On the outbreak of the First World War in 1914, the Regiment was on garrison duties at Compiègne as part of France's 23rd Infantry Brigade, itself part of 12th Infantry Division (France) of 6th Army Corps, of which it formed part throughout the war. It took part in 3rd and 4th Armies' retreat, fighting from 5 to 13 September at Longwy, Vaux-Marie, Sommaisne, Rembercourt-aux-Pots, Mouilly and the First Battle of the Marne. It then fought in the Calonne (les Hauts de Meuse- Ouest des Eparges) sector of the trenches from 22 September 1914 to 2 August 1915. Les Eparges was a heavily disputed sector, split between the regiments of France's 12th Infantry Division.

From January to May 1915, it fought in operations on the River Meuse and Argonne, both in les Eparges and the First Battle of Champagne. On 24 April that year, the Regiment was brought together to campaign near Rupt-en-Woëvre – before going, it performed a march past the general commanding 12th Infantry Division, who then decorated two of the Regiment's officers with the Légion d’Honneur. The Regiment was then mentioned in dispatches for its sustained fighting from 26 December onwards, when the Regiment was put on alert at lunchtime and went on to base itself on the edge of the Châtelaine forest opposite Mouilly. On Sunday 25 April it linked up with France's 132nd Infantry Regiment on its left. Under German 105 and 150 bombardment, the 54th was ordered to make its trenches unwinnable. The 87th Infantry Regiment had to attack before the 54th but the attack failed and night arrived.

In 1916, the Regiment saw action at Verdun and the Somme and the following year during the Chemin des Dames offensive. 1918 saw it fighting once again in the Somme, this time at Grivesnes, le Plessier and the Saint-Aignan offensive on the Aisne, then finally in the Flanders offensive.


The regiment returned to its garrison at Compiègne in August 1919. The merger of the 54th Infantry Regiment into the 67th Infantry Regiment began in February 1923 and effective 1 April of that year the 54th ceased to exist.[3]

Battle honoursEdit

The Regiment's tie is decorated with the Croix de guerre 1914-1918 with three citations in army orders, one citation in army corps orders and one citation in divisional orders. The Regiment has the right to wear the colours of the Croix on its forage cap. Its colours bear the battle honours:[4][5]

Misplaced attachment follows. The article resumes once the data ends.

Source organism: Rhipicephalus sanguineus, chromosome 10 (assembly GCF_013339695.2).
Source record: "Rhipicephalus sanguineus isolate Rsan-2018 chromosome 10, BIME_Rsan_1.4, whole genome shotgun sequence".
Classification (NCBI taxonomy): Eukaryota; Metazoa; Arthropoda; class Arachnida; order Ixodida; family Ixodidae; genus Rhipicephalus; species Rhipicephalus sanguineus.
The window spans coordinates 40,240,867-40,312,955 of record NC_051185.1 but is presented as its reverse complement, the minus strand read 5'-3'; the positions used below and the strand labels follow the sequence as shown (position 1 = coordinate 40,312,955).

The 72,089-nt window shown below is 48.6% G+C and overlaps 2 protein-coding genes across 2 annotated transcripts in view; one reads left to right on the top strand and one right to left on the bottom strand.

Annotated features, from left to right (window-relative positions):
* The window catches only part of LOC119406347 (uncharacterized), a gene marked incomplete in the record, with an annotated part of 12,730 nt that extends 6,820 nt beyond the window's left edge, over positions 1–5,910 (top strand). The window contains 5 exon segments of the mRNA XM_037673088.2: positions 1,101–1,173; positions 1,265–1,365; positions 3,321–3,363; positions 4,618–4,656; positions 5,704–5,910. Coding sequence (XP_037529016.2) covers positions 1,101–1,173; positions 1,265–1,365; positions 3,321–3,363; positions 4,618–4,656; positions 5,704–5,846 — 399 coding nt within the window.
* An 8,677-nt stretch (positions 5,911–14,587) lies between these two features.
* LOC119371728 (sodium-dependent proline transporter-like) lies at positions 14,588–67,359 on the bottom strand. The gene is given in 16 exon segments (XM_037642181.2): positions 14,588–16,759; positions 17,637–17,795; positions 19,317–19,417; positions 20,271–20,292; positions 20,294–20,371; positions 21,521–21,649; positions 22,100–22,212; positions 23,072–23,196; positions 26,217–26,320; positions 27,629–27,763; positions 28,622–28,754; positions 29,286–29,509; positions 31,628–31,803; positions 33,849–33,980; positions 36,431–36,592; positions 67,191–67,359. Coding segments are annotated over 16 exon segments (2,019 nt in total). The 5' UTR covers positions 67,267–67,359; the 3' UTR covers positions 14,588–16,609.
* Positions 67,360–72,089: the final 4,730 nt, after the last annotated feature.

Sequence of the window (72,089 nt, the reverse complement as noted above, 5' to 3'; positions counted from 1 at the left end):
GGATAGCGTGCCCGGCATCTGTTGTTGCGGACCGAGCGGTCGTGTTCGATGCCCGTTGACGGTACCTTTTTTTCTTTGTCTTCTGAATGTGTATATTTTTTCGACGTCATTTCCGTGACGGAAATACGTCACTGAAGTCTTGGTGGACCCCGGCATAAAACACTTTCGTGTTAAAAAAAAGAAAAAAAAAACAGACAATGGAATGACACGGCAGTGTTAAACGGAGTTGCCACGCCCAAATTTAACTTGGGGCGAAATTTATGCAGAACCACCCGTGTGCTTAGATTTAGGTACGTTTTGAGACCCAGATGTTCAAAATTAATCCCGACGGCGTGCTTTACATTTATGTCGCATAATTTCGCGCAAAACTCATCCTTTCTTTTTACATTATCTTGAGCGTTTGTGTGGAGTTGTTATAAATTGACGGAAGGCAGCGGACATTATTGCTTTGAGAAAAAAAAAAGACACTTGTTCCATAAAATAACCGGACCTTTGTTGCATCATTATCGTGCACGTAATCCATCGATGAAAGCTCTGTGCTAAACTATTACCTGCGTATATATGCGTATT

Colonels/chefs de brigadeEdit

  • 1756: M. de Sennezergue – colonel
  • 1792: Pierre-Michel-Joseph-Salomon Dumesnil – Colonel.
  • 1794: Glinec – Chef de brigade.
  • 1795: Sauvat – Chef de brigade.
  • 1796: Louis-Prix Vare – Chef de brigade (*).
  • 1803: Armand Philippon – Colonel (* *) – wounded 28 July 1809.
  • 1810: Jacques Saint-Faust – Colonel – wounded 27 February 1814.
  • 1814: Claude Charlet – Colonel.
  • 1829: Félix-Louis de Narp.
  • 1830: François Négrier.

(*) Officer who then became général de brigade, (* *) Officer who then became général de division

External linksEdit



  1. ^ "35th (Royal Sussex) Regiment of Foot | Famous Units | Research | National Army Museum, London". www.nam.ac.uk. Archived from the original on 18 May 2015. Retrieved 9 September 2015.
  2. ^ Nous étions le Nouveau Monde, Jean-Claude Germain, Hurtibise, p145 2009
  3. ^ Weill & Delacourt 1930, pp. 165–170.
  4. ^ (in French) Decision n°12350/SGA/DPMA/SHD/DAT of 14 September 2007 relating to inscribing the names of battles on colours and standards of troop corps of the armée de terre, the army medical service and the army petrol service, Bulletin officiel des armées, n°27, 9 November 2007
  5. ^ (in French) Service Historique de la Défense, Decision N° 12350/SGA/DPMA/SHD/DAT of 14 September 2007